Pulitzer Prize-winning author Junot Díaz accused of sexual misconduct — after he said #MeToo

Multiple women share allegations of forcible kissing and verbal harassment against the acclaimed author

Published May 4, 2018 12:00PM (EDT)

Junot Diaz (Getty/Mark Wilson/Stephanie Keit)
Junot Diaz (Getty/Mark Wilson/Stephanie Keit)

In the wake of the news that this year's Nobel Prize in Literature has been postponed as a sex scandal engulfs the Swedish Academy, the cultural institution responsible for awarding the prestigious award, multiple women have accused author Junot Díaz of forcible kissing and verbal harassment.

"As a grad student, I invited Junot Díaz to speak to a workshop on issues of representation in literature. I was an unknown wide-eyed 26 yo, and he used it as an opportunity to corner and forcibly kiss me," writer Zinzi Clemmons tweeted early Friday morning.

"I'm far away from the only one he's done this 2," she continued. "I refused to be silent anymore."

Clemmons unleashed a reckoning when she shared her allegations of sexual misconduct against Díaz. Shortly after she detailed her alleged experience, author Carmen Maria Machado accused the Pulitzer Prize-winning author of verbal harassment.

"During his tour for THIS IS HOW YOU LOSE HER, Junot Díaz did a Q&A at the grad program I'd just graduated from. When I made the mistake of asking him a question about his protagonist's unhealthy, pathological relationship with women, he went off on me for twenty minutes," Machado claimed on Twitter.

"And I'll never forget: His male handlers (presumably from the university? I don't know) were sitting directly in front of me, and every time he spoke, they nodded enthusiastically and in unison, and every time I spoke, they froze. When I think about those men I want to scream," she added.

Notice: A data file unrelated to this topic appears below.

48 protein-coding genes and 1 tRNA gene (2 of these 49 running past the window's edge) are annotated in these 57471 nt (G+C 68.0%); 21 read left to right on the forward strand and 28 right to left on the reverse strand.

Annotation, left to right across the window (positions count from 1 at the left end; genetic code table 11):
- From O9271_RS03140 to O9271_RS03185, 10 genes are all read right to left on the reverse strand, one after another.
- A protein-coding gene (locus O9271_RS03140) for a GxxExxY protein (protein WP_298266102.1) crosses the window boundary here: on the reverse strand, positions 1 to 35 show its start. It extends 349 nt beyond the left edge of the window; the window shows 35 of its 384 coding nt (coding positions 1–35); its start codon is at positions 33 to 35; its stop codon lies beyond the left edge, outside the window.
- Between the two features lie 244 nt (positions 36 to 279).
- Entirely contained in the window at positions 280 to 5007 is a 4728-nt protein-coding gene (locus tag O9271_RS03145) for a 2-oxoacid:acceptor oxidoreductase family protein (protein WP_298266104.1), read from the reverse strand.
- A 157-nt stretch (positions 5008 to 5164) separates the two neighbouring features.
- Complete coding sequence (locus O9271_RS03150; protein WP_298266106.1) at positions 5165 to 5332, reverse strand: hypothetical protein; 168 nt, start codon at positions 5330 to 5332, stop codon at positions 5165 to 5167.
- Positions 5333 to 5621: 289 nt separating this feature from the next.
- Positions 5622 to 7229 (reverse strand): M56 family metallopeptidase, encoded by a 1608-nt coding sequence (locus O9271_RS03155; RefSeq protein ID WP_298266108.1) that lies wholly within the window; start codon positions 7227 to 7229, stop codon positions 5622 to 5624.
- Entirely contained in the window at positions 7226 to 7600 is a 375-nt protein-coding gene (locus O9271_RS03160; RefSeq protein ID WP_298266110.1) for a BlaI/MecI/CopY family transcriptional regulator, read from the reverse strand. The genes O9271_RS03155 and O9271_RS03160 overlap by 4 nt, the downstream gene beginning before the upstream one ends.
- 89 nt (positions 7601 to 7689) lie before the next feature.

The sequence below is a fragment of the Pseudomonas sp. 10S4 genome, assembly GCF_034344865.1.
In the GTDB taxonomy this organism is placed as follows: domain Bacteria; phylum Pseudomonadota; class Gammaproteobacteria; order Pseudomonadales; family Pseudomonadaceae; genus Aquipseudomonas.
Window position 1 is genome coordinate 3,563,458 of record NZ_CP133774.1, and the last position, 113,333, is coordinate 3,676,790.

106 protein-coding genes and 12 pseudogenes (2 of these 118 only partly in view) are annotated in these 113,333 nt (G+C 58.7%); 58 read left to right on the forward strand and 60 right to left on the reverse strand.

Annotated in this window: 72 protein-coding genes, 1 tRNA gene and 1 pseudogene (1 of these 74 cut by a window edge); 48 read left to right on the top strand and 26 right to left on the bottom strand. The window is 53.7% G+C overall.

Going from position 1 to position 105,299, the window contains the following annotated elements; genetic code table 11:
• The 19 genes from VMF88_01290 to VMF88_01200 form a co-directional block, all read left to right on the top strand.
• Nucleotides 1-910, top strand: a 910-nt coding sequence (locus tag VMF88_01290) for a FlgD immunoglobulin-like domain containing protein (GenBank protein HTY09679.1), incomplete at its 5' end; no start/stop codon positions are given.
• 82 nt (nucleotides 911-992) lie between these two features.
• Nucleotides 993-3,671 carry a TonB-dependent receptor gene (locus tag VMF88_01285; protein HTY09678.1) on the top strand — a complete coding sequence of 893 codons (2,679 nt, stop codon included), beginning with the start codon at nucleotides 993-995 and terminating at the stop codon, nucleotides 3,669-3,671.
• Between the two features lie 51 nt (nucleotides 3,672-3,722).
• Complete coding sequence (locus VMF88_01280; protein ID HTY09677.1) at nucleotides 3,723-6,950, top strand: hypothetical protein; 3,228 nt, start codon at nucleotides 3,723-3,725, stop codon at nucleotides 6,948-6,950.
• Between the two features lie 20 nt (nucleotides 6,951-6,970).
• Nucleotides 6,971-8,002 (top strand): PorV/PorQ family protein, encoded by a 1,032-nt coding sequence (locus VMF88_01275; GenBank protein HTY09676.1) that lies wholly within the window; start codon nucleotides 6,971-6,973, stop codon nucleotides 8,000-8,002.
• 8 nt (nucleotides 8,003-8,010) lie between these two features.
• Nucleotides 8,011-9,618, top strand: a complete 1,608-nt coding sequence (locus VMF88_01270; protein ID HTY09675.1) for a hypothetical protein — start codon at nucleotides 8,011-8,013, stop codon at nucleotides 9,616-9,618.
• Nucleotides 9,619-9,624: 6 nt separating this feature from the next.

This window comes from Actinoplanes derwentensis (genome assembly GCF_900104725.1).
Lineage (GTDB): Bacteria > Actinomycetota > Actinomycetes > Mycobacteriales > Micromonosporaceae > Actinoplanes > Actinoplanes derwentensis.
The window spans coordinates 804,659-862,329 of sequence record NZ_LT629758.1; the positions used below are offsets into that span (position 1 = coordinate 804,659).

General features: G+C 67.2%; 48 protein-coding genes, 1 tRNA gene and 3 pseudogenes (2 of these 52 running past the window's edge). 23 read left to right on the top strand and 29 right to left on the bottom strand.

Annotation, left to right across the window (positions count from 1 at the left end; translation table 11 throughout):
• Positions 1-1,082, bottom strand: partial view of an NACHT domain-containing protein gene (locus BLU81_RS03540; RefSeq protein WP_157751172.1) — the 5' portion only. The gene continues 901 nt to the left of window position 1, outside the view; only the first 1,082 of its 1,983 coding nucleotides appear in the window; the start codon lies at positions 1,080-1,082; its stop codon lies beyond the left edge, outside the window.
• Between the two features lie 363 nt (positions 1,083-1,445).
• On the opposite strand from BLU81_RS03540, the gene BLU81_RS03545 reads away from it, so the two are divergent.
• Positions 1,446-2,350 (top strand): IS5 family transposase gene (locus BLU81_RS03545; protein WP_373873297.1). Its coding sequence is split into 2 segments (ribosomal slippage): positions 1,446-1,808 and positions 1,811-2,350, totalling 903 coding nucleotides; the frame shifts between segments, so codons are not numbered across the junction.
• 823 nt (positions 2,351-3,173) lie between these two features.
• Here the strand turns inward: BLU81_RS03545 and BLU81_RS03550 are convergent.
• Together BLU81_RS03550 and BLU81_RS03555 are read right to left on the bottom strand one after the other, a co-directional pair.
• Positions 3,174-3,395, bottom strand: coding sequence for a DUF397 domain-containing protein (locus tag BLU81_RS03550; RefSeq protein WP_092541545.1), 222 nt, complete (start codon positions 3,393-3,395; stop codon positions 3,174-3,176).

Monica Byrne, a playwright, also shared her experience with Díaz. She alleged that the author yelled the word "rape" in her face after she "disagreed with him on a minor point" at a dinner.

"It was completely bizarre, disproportionate and violent," she claimed.

"The dinner just got worse from there," Byrne continued. "I've never experienced such virulent misogyny. Every point I made — ABOUT issues women face in publishing — he made a point of talking over me, cutting me off, ignoring me to talk to the other (male) scifi writer at the table, who played along," Byrne added.

"He didn’t physically assault me. But shouting the word 'rape' in my face after knowing me for maybe ten minutes is absolutely verbal sexual assault," Byrne wrote in a follow-up tweet. "I left that dinner halfway through. And I’d sat down so excited to meet one of my literary heroes."

The allegations of misconduct against the Dominican-American writer come as #MeToo — a movement against sexual harassment and abuse of power has exploded across the nation, toppling powerful men in prominent positions like Hollywood producer Harvey Weinstein and former Senator Al Franken — and a little over one month after Díaz penned his own #MeToo story, in which he revealed that he was raped at 8 years old and how that abuse has haunted him throughout his life.

"It f**ked up my childhood. It f**ked up my adolescence. It f**ked up my whole life," Díaz wrote in The New Yorker. "More than being Dominican, more than being an immigrant, more, even, than being of African descent, my rape defined me. I spent more energy running from it than I did living."

Though he often describes sexual violence in his work, Díaz explained that the resulting shame from his childhood experience made him afraid to open up about his abuse directly. He detailed his life-long efforts of trying to overcome the traumatic experience, during which he admitted he was "hurting other people in the process."

In the wake of the allegations of inappropriate conduct against Díaz, author Jean Spraker tweeted, "If you read Junot Díaz's New Yorker essay and didn't realize he was confessing to not only experiencing abuse, but also perpetrating it, you weren't paying attention."

Several other Twitter users had similar reactions.

"Junot Díaz's writing of that essay was a cover up," Mpho Ndaba wrote. "He knew that someone was eventually going to call him out."

By Shira Tarlo

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